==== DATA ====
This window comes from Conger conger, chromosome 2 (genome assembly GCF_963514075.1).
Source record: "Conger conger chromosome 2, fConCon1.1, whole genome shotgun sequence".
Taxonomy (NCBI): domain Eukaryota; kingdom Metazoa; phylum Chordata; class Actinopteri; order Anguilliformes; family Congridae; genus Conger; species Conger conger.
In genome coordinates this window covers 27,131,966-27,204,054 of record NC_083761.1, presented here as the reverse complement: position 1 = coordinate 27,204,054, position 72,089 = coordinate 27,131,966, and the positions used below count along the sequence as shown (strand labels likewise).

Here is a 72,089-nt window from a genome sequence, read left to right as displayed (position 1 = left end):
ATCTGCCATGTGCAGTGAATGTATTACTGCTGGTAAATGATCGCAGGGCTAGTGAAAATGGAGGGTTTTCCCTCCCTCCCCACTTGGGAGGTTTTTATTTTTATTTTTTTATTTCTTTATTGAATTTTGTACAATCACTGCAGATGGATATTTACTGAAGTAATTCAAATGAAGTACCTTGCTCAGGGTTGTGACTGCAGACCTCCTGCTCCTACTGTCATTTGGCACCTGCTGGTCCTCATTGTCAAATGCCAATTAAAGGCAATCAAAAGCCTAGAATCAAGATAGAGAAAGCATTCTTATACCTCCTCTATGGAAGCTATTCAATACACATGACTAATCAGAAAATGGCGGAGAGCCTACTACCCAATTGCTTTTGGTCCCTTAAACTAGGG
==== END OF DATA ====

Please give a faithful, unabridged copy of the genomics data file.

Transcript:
This window comes from Conger conger, chromosome 2 (genome assembly GCF_963514075.1).
Source record: "Conger conger chromosome 2, fConCon1.1, whole genome shotgun sequence".
Taxonomy (NCBI): domain Eukaryota; kingdom Metazoa; phylum Chordata; class Actinopteri; order Anguilliformes; family Congridae; genus Conger; species Conger conger.
In genome coordinates this window covers 27,131,966-27,204,054 of record NC_083761.1, presented here as the reverse complement: position 1 = coordinate 27,204,054, position 72,089 = coordinate 27,131,966, and the positions used below count along the sequence as shown (strand labels likewise).

Here is a 72,089-nt window from a genome sequence, read left to right as displayed (position 1 = left end):
ATCTGCCATGTGCAGTGAATGTATTACTGCTGGTAAATGATCGCAGGGCTAGTGAAAATGGAGGGTTTTCCCTCCCTCCCCACTTGGGAGGTTTTTATTTTTATTTTTTTATTTCTTTATTGAATTTTGTACAATCACTGCAGATGGATATTTACTGAAGTAATTCAAATGAAGTACCTTGCTCAGGGTTGTGACTGCAGACCTCCTGCTCCTACTGTCATTTGGCACCTGCTGGTCCTCATTGTCAAATGCCAATTAAAGGCAATCAAAAGCCTAGAATCAAGATAGAGAAAGCATTCTTATACCTCCTCTATGGAAGCTATTCAATACACATGACTAATCAGAAAATGGCGGAGAGCCTACTACCCAATTGCTTTTGGTCCCTTAAACTAGGG